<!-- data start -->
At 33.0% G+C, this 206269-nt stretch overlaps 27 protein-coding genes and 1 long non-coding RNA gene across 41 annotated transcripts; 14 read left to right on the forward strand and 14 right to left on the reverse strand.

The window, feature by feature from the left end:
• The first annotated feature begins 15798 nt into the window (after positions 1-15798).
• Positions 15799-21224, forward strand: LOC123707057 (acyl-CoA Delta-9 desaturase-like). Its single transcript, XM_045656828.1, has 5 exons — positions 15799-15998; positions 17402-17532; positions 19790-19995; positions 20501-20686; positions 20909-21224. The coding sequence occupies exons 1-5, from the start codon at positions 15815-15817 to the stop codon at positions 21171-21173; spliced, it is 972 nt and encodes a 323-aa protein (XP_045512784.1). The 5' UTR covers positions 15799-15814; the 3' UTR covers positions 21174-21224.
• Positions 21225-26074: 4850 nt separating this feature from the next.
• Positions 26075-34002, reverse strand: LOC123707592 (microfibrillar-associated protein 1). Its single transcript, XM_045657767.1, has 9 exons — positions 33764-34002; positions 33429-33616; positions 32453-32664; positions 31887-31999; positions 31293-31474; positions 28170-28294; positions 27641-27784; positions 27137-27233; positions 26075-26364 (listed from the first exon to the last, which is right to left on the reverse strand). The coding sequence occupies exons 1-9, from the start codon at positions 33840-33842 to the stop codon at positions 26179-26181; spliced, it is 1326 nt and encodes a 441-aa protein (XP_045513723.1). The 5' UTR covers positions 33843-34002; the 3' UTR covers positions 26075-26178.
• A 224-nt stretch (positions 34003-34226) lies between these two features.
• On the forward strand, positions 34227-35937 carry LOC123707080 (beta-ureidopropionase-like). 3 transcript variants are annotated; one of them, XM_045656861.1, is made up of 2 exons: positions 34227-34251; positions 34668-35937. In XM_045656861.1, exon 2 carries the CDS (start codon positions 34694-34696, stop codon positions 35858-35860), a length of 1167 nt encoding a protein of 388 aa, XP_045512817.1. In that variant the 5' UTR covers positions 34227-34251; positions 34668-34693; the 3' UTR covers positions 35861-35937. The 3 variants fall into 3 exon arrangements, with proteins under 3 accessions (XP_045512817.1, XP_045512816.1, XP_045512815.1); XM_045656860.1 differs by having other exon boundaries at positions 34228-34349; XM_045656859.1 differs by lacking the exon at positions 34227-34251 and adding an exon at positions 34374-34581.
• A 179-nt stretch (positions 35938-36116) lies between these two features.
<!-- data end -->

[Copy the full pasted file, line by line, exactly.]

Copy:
At 33.0% G+C, this 206269-nt stretch overlaps 27 protein-coding genes and 1 long non-coding RNA gene across 41 annotated transcripts; 14 read left to right on the forward strand and 14 right to left on the reverse strand.

The window, feature by feature from the left end:
• The first annotated feature begins 15798 nt into the window (after positions 1-15798).
• Positions 15799-21224, forward strand: LOC123707057 (acyl-CoA Delta-9 desaturase-like). Its single transcript, XM_045656828.1, has 5 exons — positions 15799-15998; positions 17402-17532; positions 19790-19995; positions 20501-20686; positions 20909-21224. The coding sequence occupies exons 1-5, from the start codon at positions 15815-15817 to the stop codon at positions 21171-21173; spliced, it is 972 nt and encodes a 323-aa protein (XP_045512784.1). The 5' UTR covers positions 15799-15814; the 3' UTR covers positions 21174-21224.
• Positions 21225-26074: 4850 nt separating this feature from the next.
• Positions 26075-34002, reverse strand: LOC123707592 (microfibrillar-associated protein 1). Its single transcript, XM_045657767.1, has 9 exons — positions 33764-34002; positions 33429-33616; positions 32453-32664; positions 31887-31999; positions 31293-31474; positions 28170-28294; positions 27641-27784; positions 27137-27233; positions 26075-26364 (listed from the first exon to the last, which is right to left on the reverse strand). The coding sequence occupies exons 1-9, from the start codon at positions 33840-33842 to the stop codon at positions 26179-26181; spliced, it is 1326 nt and encodes a 441-aa protein (XP_045513723.1). The 5' UTR covers positions 33843-34002; the 3' UTR covers positions 26075-26178.
• A 224-nt stretch (positions 34003-34226) lies between these two features.
• On the forward strand, positions 34227-35937 carry LOC123707080 (beta-ureidopropionase-like). 3 transcript variants are annotated; one of them, XM_045656861.1, is made up of 2 exons: positions 34227-34251; positions 34668-35937. In XM_045656861.1, exon 2 carries the CDS (start codon positions 34694-34696, stop codon positions 35858-35860), a length of 1167 nt encoding a protein of 388 aa, XP_045512817.1. In that variant the 5' UTR covers positions 34227-34251; positions 34668-34693; the 3' UTR covers positions 35861-35937. The 3 variants fall into 3 exon arrangements, with proteins under 3 accessions (XP_045512817.1, XP_045512816.1, XP_045512815.1); XM_045656860.1 differs by having other exon boundaries at positions 34228-34349; XM_045656859.1 differs by lacking the exon at positions 34227-34251 and adding an exon at positions 34374-34581.
• A 179-nt stretch (positions 35938-36116) lies between these two features.